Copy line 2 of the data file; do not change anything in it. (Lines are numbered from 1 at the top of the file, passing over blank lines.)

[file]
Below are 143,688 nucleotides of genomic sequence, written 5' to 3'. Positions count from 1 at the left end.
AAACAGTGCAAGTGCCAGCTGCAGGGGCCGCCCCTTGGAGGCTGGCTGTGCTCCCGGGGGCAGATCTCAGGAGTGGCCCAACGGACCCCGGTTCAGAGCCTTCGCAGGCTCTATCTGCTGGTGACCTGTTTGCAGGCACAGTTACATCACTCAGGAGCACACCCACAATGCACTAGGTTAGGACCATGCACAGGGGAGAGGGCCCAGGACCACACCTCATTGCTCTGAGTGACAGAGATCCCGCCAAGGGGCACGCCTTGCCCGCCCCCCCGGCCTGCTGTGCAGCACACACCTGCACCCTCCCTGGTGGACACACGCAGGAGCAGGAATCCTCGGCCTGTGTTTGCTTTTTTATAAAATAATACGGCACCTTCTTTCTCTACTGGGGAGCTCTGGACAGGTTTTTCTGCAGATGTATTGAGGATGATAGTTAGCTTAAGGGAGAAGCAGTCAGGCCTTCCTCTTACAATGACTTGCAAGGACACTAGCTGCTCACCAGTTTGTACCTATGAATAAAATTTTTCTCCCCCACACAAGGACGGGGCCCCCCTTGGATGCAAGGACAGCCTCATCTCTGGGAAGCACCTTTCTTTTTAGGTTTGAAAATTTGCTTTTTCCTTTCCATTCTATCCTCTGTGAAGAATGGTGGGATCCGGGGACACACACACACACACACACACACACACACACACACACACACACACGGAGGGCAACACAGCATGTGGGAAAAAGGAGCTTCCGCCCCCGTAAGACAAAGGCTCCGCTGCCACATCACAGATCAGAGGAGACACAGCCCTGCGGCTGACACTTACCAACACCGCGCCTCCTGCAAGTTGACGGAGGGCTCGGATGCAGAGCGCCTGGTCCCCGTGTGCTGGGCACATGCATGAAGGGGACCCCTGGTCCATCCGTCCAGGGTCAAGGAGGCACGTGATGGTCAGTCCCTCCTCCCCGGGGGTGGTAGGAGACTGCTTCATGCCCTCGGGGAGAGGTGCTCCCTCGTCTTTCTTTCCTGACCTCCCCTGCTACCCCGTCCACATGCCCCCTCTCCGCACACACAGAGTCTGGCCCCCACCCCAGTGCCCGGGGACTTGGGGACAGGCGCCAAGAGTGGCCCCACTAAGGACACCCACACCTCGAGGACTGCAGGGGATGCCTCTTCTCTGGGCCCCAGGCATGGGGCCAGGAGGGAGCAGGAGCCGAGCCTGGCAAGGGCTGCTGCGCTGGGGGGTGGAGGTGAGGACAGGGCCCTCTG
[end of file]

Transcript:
AAACAGTGCAAGTGCCAGCTGCAGGGGCCGCCCCTTGGAGGCTGGCTGTGCTCCCGGGGGCAGATCTCAGGAGTGGCCCAACGGACCCCGGTTCAGAGCCTTCGCAGGCTCTATCTGCTGGTGACCTGTTTGCAGGCACAGTTACATCACTCAGGAGCACACCCACAATGCACTAGGTTAGGACCATGCACAGGGGAGAGGGCCCAGGACCACACCTCATTGCTCTGAGTGACAGAGATCCCGCCAAGGGGCACGCCTTGCCCGCCCCCCCGGCCTGCTGTGCAGCACACACCTGCACCCTCCCTGGTGGACACACGCAGGAGCAGGAATCCTCGGCCTGTGTTTGCTTTTTTATAAAATAATACGGCACCTTCTTTCTCTACTGGGGAGCTCTGGACAGGTTTTTCTGCAGATGTATTGAGGATGATAGTTAGCTTAAGGGAGAAGCAGTCAGGCCTTCCTCTTACAATGACTTGCAAGGACACTAGCTGCTCACCAGTTTGTACCTATGAATAAAATTTTTCTCCCCCACACAAGGACGGGGCCCCCCTTGGATGCAAGGACAGCCTCATCTCTGGGAAGCACCTTTCTTTTTAGGTTTGAAAATTTGCTTTTTCCTTTCCATTCTATCCTCTGTGAAGAATGGTGGGATCCGGGGACACACACACACACACACACACACACACACACACACACACACACACGGAGGGCAACACAGCATGTGGGAAAAAGGAGCTTCCGCCCCCGTAAGACAAAGGCTCCGCTGCCACATCACAGATCAGAGGAGACACAGCCCTGCGGCTGACACTTACCAACACCGCGCCTCCTGCAAGTTGACGGAGGGCTCGGATGCAGAGCGCCTGGTCCCCGTGTGCTGGGCACATGCATGAAGGGGACCCCTGGTCCATCCGTCCAGGGTCAAGGAGGCACGTGATGGTCAGTCCCTCCTCCCCGGGGGTGGTAGGAGACTGCTTCATGCCCTCGGGGAGAGGTGCTCCCTCGTCTTTCTTTCCTGACCTCCCCTGCTACCCCGTCCACATGCCCCCTCTCCGCACACACAGAGTCTGGCCCCCACCCCAGTGCCCGGGGACTTGGGGACAGGCGCCAAGAGTGGCCCCACTAAGGACACCCACACCTCGAGGACTGCAGGGGATGCCTCTTCTCTGGGCCCCAGGCATGGGGCCAGGAGGGAGCAGGAGCCGAGCCTGGCAAGGGCTGCTGCGCTGGGGGGTGGAGGTGAGGACAGGGCCCTCTG